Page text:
“The quieting of our mind is a political act. The world does not need more oil or energy or food. It needs less greed, less hatred, less ignorance. If we have inadvertently taken on the political bitterness or cynicism that exists externally, we can stop and begin to heal our own suffering, our own fear, with compassion. Through meditation and inner transformation, we can learn to make our hearts a place of peace and integrity. Each of us knows how to do this. As Gandhi acknowledged, “I have nothing new to teach this world. Truth and nonviolence are as old as the hills.” It is our inner nobility and steadiness that we must call upon in our personal and collective difficulties. It is our inner nobility and steadiness that we must call on in our personal and collective difficulties.
FACING THE TRUTH
Once we learn to quiet our mind, the second step for the bodhisattva is seeing the truth. We deliberately turn toward the difficulties of the world and shine the light of understanding. “The enemy,” said Ajahn Chah, “is delusion.” Delusion blames others, creates enemies, and fosters separation. The truth is that we are not separate. War, economic injustice, racism, and environmental destruction stem from the illusion of separateness. It is delusion that separates us from other human tribes and from the trees and the oceans on this increasingly small planet. When we look truthfully, we can also see that no amount of material and scientific advancement will solve our problems alone. New computer networks, innovative fuels, and biological advances can just as easily be diverted to create new weapons, exacerbate conflicts, and speed environmental degradation. Economic and political change will fail unless we also find a way to transform our consciousness. It is a delusion that endless greed and profit, hatred and war will somehow protect us and bring us happiness.”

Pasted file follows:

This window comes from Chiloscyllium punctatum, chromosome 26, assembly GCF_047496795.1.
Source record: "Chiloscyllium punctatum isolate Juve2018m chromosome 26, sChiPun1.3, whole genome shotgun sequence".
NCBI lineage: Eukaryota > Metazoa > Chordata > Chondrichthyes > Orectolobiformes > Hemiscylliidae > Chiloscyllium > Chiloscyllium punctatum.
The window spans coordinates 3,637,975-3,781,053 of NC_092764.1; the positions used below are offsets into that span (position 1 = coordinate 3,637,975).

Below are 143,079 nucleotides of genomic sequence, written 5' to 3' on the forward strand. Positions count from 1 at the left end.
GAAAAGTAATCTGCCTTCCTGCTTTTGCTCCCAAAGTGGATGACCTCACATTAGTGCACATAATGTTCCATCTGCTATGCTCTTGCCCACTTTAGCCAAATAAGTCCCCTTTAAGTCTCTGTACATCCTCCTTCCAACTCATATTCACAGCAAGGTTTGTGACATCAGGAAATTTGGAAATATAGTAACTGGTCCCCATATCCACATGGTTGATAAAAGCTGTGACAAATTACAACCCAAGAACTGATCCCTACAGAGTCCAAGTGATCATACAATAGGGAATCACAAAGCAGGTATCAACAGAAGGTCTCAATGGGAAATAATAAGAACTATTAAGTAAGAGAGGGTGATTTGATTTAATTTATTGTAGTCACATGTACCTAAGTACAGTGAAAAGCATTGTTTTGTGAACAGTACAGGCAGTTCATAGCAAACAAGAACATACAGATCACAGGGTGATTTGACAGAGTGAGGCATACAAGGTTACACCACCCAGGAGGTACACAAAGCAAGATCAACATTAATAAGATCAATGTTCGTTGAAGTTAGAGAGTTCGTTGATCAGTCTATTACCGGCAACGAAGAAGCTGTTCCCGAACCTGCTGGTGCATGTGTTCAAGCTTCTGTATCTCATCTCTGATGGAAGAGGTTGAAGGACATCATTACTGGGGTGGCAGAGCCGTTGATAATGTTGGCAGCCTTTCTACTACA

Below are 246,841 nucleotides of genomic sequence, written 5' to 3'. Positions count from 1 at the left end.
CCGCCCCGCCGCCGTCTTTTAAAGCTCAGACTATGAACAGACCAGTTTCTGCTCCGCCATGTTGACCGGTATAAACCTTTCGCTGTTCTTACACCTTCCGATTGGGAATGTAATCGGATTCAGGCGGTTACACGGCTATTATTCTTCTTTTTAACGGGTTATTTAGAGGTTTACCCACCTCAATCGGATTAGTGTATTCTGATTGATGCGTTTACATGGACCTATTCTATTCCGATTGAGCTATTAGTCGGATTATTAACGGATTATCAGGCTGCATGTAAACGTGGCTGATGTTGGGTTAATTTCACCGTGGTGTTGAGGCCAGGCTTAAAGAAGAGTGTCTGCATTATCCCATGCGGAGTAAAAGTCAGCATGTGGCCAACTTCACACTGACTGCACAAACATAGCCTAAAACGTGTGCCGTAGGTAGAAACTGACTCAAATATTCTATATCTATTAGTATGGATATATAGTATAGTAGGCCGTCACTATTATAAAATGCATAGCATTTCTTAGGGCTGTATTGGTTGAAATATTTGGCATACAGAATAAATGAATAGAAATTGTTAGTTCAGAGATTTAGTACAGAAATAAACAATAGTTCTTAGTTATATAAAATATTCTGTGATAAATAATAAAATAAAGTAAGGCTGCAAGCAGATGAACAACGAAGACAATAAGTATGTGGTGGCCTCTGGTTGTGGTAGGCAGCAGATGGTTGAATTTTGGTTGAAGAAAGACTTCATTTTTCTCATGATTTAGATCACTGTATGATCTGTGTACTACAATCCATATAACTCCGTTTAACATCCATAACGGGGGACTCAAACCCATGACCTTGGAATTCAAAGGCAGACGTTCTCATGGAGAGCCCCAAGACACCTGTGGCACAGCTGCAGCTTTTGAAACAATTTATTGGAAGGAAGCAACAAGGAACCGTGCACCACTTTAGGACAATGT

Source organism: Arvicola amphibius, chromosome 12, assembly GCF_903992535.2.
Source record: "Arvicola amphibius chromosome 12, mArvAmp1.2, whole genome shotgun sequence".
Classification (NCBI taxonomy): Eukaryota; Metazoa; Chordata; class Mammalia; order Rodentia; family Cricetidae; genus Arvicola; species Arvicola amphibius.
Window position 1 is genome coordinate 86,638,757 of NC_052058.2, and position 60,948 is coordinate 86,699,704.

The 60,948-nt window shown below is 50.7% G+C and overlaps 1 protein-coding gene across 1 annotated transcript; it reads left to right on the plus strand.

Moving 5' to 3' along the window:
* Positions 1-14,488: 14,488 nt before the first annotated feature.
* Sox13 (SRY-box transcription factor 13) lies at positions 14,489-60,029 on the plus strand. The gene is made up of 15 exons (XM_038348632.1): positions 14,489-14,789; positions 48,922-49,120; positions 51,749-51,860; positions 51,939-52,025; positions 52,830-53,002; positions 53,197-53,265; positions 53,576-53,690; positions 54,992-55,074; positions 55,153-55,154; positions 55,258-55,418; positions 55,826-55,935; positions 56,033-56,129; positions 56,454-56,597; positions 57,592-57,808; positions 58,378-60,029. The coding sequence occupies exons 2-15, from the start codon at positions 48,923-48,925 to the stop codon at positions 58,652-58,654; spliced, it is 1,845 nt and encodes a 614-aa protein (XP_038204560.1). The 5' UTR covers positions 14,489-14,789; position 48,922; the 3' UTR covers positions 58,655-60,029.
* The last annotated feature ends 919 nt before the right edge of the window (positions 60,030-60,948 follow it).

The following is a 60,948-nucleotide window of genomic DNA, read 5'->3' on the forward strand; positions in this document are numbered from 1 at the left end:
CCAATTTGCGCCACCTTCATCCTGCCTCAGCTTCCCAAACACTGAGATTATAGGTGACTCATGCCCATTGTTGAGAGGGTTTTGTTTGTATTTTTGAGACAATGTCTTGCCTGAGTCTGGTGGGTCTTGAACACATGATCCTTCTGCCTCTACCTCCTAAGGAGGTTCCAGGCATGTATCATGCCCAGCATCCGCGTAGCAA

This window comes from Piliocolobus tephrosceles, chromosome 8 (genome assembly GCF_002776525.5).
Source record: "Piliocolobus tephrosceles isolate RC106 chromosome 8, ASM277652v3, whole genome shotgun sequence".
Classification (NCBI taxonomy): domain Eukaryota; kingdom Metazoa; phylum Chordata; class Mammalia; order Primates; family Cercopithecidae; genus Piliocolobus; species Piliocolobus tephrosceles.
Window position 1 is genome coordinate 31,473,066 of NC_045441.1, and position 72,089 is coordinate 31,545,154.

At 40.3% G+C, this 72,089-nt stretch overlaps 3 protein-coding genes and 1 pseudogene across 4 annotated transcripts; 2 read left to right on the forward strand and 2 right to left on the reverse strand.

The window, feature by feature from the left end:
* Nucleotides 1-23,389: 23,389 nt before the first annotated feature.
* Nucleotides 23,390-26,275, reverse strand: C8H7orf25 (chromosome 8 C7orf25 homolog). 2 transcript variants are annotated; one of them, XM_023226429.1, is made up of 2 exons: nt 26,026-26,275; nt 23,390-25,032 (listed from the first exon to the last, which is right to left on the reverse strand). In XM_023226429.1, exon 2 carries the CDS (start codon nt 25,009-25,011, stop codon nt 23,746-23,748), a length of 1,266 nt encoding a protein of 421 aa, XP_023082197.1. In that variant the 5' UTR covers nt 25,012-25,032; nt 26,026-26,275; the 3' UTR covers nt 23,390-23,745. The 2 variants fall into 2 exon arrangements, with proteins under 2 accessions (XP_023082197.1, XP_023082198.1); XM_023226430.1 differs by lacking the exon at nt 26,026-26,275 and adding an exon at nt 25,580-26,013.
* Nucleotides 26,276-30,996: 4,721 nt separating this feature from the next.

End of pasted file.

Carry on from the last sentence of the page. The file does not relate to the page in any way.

“The rush and pressure of modern life are a form, perhaps the most common form, of its innate violence. To allow oneself to be carried away by a multitude of conflicting concerns, to surrender to too many demands, to commit oneself to too many projects, to want to help everyone in everything is to succumb to violence. More than that, it is cooperation in violence. The frenzy of our activism neutralizes our work for peace. It destroys our own inner capacity for peace. It destroys the fruitfulness of our own work, because it kills the root of inner wisdom which makes work fruitful.”
“For me, my silly, ill-considered, multiple tattoos are one way to acknowledge this tragi-comic reality – that, unbelievable as it may seem, this body, which is often submerged in pleasure and activity, is also marching me towards death. It’s absurd, it’s unbearable, it’s an irresolvable agony that is best addressed by a £50 permanent doodle of a pissed Mickey Mouse waving a bottle of hooch, which will eventually join me in the grave.”